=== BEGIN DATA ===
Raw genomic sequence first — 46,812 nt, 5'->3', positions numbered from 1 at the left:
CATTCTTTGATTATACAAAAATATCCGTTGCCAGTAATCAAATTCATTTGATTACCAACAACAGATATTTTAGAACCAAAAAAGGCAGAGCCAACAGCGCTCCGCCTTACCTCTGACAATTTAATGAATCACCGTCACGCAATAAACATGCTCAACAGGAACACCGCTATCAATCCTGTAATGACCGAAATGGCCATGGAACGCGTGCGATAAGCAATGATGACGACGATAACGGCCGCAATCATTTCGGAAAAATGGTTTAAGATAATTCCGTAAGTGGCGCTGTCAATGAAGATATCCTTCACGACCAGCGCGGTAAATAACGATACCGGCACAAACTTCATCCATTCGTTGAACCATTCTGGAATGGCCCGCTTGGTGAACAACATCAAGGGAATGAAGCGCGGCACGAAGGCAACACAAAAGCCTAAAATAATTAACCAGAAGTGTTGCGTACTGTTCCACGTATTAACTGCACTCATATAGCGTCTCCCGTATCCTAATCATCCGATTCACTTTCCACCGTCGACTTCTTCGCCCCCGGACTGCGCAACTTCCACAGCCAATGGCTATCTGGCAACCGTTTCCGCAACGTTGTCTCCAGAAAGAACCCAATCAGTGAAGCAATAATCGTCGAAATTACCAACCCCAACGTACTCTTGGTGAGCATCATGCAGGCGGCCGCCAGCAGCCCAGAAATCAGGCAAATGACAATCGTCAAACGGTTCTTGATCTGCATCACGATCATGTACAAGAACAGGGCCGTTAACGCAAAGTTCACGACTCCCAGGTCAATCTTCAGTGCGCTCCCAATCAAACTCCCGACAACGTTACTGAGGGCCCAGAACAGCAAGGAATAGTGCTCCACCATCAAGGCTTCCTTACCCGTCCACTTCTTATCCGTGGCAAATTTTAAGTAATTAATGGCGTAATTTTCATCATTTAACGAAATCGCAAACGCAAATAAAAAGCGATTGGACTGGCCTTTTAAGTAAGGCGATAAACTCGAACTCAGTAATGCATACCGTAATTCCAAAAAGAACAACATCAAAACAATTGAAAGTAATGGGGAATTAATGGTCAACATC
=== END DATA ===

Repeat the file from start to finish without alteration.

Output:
Raw genomic sequence first — 46,812 nt, 5'->3', positions numbered from 1 at the left:
CATTCTTTGATTATACAAAAATATCCGTTGCCAGTAATCAAATTCATTTGATTACCAACAACAGATATTTTAGAACCAAAAAAGGCAGAGCCAACAGCGCTCCGCCTTACCTCTGACAATTTAATGAATCACCGTCACGCAATAAACATGCTCAACAGGAACACCGCTATCAATCCTGTAATGACCGAAATGGCCATGGAACGCGTGCGATAAGCAATGATGACGACGATAACGGCCGCAATCATTTCGGAAAAATGGTTTAAGATAATTCCGTAAGTGGCGCTGTCAATGAAGATATCCTTCACGACCAGCGCGGTAAATAACGATACCGGCACAAACTTCATCCATTCGTTGAACCATTCTGGAATGGCCCGCTTGGTGAACAACATCAAGGGAATGAAGCGCGGCACGAAGGCAACACAAAAGCCTAAAATAATTAACCAGAAGTGTTGCGTACTGTTCCACGTATTAACTGCACTCATATAGCGTCTCCCGTATCCTAATCATCCGATTCACTTTCCACCGTCGACTTCTTCGCCCCCGGACTGCGCAACTTCCACAGCCAATGGCTATCTGGCAACCGTTTCCGCAACGTTGTCTCCAGAAAGAACCCAATCAGTGAAGCAATAATCGTCGAAATTACCAACCCCAACGTACTCTTGGTGAGCATCATGCAGGCGGCCGCCAGCAGCCCAGAAATCAGGCAAATGACAATCGTCAAACGGTTCTTGATCTGCATCACGATCATGTACAAGAACAGGGCCGTTAACGCAAAGTTCACGACTCCCAGGTCAATCTTCAGTGCGCTCCCAATCAAACTCCCGACAACGTTACTGAGGGCCCAGAACAGCAAGGAATAGTGCTCCACCATCAAGGCTTCCTTACCCGTCCACTTCTTATCCGTGGCAAATTTTAAGTAATTAATGGCGTAATTTTCATCATTTAACGAAATCGCAAACGCAAATAAAAAGCGATTGGACTGGCCTTTTAAGTAAGGCGATAAACTCGAACTCAGTAATGCATACCGTAATTCCAAAAAGAACAACATCAAAACAATTGAAAGTAATGGGGAATTAATGGTCAACATC